Lovely photos...your images today look a lot like my country drives in Virginia. I love your thoughts on barns...I feel the same way about rusty things. They're so beautiful!

heyjudephotography said...

Great photos Kim. I love pathways, and roadways, that lead your eye down them, as this one you have here does. I do love the missing stairs on that old barn! It is certainly easier to see the charm in an old barn, than in oneself, but great food for thought!

Linda said...

Great post, Kim! It's so true that we see beauty in falling down barns but not in the mirror as things start to fall down!
You're adventure looks like fun! And you photos are so good!

xo,
Linda

Carol said...

Kim , you took it to the next level.This is a beautiful thought and so true. Inspiration comes in many forms , and your thoughts here are pure inspiration to be kindr to ourselves and each other. And , I LOVE that barn! It might be my favorite yet! See you over at Poppies!

Dotti said...

Ahhh, such a lovely tour through your neck of the woods! I thoroughly enjoyed it through your fabulous photos. And ... are you ready for this? I drew almost the same parallel you did a la barns mirroring our lives, how we start out fresh and new and change over the years until we're, well, let's just say, past our prime. BUT! I find a dignity in that. Just as these barns encompass character and dignity as they age ... SO DO WE!!!

:-D

Claudia@DipityRoad said...

Ahhhh Girl what a lovely post. I really like all of your photos, and like many of the others your barn is PERFECT!! Great composition but I really like they way you processed them all.

Your words of wisdom are very true too. Hopefully our childrens children will start respecting and loving the wisdom that comes with starting fresh and growing and weathering and are still found to be beautiful.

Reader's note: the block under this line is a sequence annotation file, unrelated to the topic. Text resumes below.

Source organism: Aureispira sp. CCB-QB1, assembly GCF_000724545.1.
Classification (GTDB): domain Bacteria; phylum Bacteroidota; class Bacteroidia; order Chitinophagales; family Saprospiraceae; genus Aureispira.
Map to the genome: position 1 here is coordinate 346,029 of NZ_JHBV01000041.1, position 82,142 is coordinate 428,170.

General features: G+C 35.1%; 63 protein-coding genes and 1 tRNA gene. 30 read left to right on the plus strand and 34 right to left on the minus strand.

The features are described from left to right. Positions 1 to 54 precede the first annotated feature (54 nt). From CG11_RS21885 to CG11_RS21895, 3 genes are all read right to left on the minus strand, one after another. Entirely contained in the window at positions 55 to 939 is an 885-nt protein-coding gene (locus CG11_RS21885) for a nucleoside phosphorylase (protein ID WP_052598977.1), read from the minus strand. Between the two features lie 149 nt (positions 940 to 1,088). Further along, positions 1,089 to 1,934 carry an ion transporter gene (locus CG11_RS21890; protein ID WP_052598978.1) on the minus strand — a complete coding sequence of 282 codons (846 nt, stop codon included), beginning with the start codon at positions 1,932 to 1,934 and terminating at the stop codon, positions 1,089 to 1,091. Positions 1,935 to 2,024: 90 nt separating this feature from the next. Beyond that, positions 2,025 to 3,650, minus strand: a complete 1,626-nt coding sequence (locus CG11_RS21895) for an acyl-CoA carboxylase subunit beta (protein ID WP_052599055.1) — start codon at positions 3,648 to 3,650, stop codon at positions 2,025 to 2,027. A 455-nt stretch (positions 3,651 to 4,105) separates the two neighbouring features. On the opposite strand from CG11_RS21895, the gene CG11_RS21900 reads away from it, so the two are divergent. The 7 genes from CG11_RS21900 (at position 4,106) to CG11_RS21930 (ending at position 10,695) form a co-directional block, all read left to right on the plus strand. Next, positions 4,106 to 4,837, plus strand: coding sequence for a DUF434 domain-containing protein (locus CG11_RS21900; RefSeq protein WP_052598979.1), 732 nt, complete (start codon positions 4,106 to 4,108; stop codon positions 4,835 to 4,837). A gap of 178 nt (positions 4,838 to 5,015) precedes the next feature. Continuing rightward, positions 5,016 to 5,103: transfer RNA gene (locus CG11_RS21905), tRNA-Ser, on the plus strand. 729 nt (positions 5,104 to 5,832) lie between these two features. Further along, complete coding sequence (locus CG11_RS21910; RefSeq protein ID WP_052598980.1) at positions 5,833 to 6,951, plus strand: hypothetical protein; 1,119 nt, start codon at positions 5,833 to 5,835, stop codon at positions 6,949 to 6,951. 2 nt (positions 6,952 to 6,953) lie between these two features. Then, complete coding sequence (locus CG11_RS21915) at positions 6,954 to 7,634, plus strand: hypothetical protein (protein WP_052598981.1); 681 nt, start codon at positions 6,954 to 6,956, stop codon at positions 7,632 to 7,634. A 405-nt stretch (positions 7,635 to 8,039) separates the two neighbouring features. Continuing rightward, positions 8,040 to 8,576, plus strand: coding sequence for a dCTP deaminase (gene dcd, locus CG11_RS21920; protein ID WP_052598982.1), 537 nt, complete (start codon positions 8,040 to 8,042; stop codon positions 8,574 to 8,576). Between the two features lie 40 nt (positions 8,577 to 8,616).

Hugs!

Deanna said...

What a wonderful adventure you had...love those barns and you are so right about our fascination with the "old barns". Your words are always an inspiration to me and today was right one.

terriporter said...

Wonderful post, Kim! Beautiful photos for sure but I really love your comparison between the old barns we love and our aging selves which so often we do not. I don't think I would have thought of this comparison but it is so true. It sounds like you had a wonderful adventure with your "partner in crime"!

Janet Bocciardi said...

Love love love barns...old barns, barns that have been taken care of... nothing is more beautiful and sad than an old barn that has started collapsing.

Deb Crecelius said...

Thoughtful.
And true.

Susan said...

Great adventure and such lovely photos! Thanks for sharing!

stephmull said...

love that you went on a road trip! I think this theme has encouraged everyone to get out and explore the areas around them! You found some wonderful scenes!

Marilyn said...

Love your old barn. As you know I grew up in Tennessee. When I visited there a few years ago, I would come across old tobacco barns with "See Rock City" painted on their roof or side. Rock City is a rock garden on top of Lookout Mountain. It has an incredible view of seven states. I remember all this growing up but it was so much fun to see that there are still many of those old barns.